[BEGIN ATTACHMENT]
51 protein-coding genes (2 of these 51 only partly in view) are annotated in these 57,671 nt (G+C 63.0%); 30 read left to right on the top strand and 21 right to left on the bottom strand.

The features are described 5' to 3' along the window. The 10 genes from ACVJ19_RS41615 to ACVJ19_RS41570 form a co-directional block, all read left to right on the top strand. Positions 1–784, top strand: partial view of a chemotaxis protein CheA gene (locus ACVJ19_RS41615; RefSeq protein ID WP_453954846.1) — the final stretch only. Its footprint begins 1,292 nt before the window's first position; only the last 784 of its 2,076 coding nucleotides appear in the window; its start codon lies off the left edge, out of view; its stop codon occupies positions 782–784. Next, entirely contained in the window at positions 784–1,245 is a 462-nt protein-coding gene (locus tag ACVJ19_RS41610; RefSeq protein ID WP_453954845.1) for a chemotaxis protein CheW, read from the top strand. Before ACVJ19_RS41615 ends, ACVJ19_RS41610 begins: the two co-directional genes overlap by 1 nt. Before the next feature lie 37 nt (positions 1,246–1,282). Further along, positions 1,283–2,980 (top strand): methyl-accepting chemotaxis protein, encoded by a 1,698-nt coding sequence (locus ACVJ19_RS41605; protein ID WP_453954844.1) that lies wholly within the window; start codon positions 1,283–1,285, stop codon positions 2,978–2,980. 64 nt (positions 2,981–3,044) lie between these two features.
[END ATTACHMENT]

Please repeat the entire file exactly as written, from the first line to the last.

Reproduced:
51 protein-coding genes (2 of these 51 only partly in view) are annotated in these 57,671 nt (G+C 63.0%); 30 read left to right on the top strand and 21 right to left on the bottom strand.

The features are described 5' to 3' along the window. The 10 genes from ACVJ19_RS41615 to ACVJ19_RS41570 form a co-directional block, all read left to right on the top strand. Positions 1–784, top strand: partial view of a chemotaxis protein CheA gene (locus ACVJ19_RS41615; RefSeq protein ID WP_453954846.1) — the final stretch only. Its footprint begins 1,292 nt before the window's first position; only the last 784 of its 2,076 coding nucleotides appear in the window; its start codon lies off the left edge, out of view; its stop codon occupies positions 782–784. Next, entirely contained in the window at positions 784–1,245 is a 462-nt protein-coding gene (locus tag ACVJ19_RS41610; RefSeq protein ID WP_453954845.1) for a chemotaxis protein CheW, read from the top strand. Before ACVJ19_RS41615 ends, ACVJ19_RS41610 begins: the two co-directional genes overlap by 1 nt. Before the next feature lie 37 nt (positions 1,246–1,282). Further along, positions 1,283–2,980 (top strand): methyl-accepting chemotaxis protein, encoded by a 1,698-nt coding sequence (locus ACVJ19_RS41605; protein ID WP_453954844.1) that lies wholly within the window; start codon positions 1,283–1,285, stop codon positions 2,978–2,980. 64 nt (positions 2,981–3,044) lie between these two features.